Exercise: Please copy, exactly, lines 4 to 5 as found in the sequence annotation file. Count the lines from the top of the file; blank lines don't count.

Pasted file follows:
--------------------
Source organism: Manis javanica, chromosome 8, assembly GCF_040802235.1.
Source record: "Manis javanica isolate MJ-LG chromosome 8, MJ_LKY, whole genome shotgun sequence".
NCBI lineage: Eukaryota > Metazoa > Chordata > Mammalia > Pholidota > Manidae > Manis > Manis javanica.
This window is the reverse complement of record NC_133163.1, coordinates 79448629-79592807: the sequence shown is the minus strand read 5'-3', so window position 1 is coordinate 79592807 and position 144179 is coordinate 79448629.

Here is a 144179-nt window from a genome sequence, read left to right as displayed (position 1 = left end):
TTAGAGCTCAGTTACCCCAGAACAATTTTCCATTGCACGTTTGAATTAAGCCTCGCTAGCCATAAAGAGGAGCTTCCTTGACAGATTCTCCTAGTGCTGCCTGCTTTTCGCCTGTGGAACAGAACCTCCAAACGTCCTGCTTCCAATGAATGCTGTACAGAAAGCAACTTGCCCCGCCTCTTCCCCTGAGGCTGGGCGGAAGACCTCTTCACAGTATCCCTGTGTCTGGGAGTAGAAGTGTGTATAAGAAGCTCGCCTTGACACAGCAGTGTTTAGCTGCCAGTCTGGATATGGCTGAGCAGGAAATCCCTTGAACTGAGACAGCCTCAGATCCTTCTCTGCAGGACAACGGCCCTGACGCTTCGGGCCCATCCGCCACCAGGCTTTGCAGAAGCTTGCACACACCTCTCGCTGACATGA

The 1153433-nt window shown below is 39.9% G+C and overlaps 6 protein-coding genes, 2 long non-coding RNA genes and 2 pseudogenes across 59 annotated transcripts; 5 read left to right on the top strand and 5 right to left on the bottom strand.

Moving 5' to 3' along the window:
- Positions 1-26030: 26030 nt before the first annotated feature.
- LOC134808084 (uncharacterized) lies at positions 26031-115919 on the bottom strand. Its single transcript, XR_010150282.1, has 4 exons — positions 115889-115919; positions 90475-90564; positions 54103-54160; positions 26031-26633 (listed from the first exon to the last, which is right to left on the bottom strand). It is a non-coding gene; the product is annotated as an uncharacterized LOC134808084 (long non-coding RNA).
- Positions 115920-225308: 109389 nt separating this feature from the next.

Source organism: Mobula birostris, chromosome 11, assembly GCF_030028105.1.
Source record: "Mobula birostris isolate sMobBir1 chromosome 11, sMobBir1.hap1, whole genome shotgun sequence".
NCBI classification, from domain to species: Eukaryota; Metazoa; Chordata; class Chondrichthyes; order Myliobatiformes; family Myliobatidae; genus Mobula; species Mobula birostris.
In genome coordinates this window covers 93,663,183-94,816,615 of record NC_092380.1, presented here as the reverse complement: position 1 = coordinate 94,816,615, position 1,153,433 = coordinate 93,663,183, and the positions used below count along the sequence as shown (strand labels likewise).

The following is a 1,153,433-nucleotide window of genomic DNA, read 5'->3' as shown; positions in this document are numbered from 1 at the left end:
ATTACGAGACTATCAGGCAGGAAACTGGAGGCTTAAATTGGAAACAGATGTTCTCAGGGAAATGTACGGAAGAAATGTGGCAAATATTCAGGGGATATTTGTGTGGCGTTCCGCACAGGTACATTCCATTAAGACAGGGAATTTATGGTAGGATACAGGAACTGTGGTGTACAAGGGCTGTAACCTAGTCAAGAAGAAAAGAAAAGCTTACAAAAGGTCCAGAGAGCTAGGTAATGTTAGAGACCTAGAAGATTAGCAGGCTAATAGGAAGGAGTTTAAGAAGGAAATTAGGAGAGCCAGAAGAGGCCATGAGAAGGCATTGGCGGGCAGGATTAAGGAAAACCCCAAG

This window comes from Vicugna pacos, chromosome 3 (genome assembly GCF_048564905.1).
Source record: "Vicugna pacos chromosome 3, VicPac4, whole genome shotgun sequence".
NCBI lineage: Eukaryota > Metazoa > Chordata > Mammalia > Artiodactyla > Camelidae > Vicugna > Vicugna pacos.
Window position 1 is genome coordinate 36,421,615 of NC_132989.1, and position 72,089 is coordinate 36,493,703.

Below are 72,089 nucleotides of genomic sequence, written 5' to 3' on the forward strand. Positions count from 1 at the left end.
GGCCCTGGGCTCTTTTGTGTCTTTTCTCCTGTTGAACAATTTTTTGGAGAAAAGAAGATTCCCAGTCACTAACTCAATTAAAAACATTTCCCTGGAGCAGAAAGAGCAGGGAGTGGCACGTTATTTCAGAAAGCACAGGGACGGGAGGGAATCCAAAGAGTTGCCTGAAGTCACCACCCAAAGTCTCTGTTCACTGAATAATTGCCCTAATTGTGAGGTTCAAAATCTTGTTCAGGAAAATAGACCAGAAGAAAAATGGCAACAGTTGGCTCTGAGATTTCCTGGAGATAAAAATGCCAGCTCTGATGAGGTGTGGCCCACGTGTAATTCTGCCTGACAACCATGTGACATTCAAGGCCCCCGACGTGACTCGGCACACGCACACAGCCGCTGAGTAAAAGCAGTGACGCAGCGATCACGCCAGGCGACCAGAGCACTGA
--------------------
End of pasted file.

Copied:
This window is the reverse complement of record NC_133163.1, coordinates 79448629-79592807: the sequence shown is the minus strand read 5'-3', so window position 1 is coordinate 79592807 and position 144179 is coordinate 79448629.

Here is a 144179-nt window from a genome sequence, read left to right as displayed (position 1 = left end):